Surgery called vitrectomy is the best way to treat a macular hole. Your ophthalmologist removes the vitreous that is pulling on your macula. Then he or she puts a gas bubble inside the eye. This bubble helps flatten the macular hole and hold it in place while your eye heals. The gas bubble slowly goes away on its own.

Things to know about vitrectomy surgery for macular hole:

  • You will need to wear an eye patch for a short time. You also will need to put drops in your eye, which will be prescribed by your doctor.
  • You must keep your face down or in a certain position at all times for up to a week, but maybe longer, after vitrectomy surgery. This is to keep the gas bubble in place to heal properly. Your doctor will let you know how long you must maintain these special position to maximize healing.
  • You cannot fly in an airplane, go up to mountains or scuba dive until the gas bubble is gone. This is because going up quickly in altitude can make eye pressure rise. That can cause problems with the bubble.
  • If you need to have any other type of surgery, be sure to tell your doctor before surgery that you have a gas bubble in your eye.
  • Your vision should improve as the macular hole closes. It may take several months for the hole to finish healing. How much vision you get back depends on the size of your macular hole. It also depends on how long the hole was there before you had surgery.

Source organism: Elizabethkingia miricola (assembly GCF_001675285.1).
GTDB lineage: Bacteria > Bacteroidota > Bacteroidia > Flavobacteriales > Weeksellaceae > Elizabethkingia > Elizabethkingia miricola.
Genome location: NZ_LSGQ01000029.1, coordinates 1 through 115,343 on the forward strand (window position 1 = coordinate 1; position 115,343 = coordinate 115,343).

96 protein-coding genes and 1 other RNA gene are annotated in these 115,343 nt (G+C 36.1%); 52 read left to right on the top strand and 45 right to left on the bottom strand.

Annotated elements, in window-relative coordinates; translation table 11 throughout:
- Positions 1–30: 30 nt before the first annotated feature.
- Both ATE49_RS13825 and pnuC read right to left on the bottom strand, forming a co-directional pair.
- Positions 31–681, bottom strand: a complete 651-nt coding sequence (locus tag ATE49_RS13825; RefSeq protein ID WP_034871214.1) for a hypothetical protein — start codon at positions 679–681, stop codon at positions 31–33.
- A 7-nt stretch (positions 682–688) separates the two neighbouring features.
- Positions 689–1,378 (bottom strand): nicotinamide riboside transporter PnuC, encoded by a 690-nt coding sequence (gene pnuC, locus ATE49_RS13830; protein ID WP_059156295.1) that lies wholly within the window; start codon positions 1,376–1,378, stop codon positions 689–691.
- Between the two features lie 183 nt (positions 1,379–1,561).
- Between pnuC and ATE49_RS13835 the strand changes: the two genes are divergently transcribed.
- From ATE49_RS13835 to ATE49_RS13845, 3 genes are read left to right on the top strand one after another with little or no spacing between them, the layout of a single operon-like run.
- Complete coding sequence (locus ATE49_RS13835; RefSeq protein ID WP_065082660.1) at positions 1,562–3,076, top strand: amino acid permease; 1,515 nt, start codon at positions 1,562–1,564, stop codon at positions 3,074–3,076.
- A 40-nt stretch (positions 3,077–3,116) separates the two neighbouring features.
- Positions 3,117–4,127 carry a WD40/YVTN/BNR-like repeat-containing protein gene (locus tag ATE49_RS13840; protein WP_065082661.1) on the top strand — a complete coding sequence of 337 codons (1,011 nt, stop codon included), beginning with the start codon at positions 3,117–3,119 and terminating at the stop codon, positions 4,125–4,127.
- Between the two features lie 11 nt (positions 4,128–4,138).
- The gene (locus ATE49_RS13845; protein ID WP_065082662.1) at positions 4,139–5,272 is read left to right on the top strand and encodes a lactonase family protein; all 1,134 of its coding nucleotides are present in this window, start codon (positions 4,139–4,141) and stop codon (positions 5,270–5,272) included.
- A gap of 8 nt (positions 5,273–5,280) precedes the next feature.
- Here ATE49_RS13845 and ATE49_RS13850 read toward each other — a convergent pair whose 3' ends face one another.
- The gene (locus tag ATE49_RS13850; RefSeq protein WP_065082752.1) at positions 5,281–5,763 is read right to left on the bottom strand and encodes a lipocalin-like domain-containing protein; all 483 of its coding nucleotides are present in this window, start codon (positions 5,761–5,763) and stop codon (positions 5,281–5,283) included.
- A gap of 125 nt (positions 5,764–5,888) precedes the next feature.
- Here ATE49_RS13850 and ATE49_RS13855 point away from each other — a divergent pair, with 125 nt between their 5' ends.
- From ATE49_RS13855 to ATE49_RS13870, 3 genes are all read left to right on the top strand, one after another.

What are vitrectomy surgery risks?
Like any surgery, vitrectomy has risks. They include:

  • Eye infection
  • Bleeding in your eye
  • A detached retina (where the retina lifts away from the back of the eye)
  • Glaucoma, when pressure increases inside the eye
  • Cataract, when the lens in your eye becomes cloudy

Face-Down Recovery After Retinal Surgery
After some types of retinal surgery, you will need to keep your head in a face-down position. This is because a gas bubble has been put in your eye. Recovering with your head down allows the bubble to float into the correct position. Read more about face-down positioning from a patient’s point of view:

“Surviving Recovery from Macular Hole Surgery” A 5 part series of articles is to offer hints and tips to assist in “surviving” the difficult postoperative period following macular hole surgery.

Below are a list of websites that offer face-down recovery positioning equipment for purchase or rental: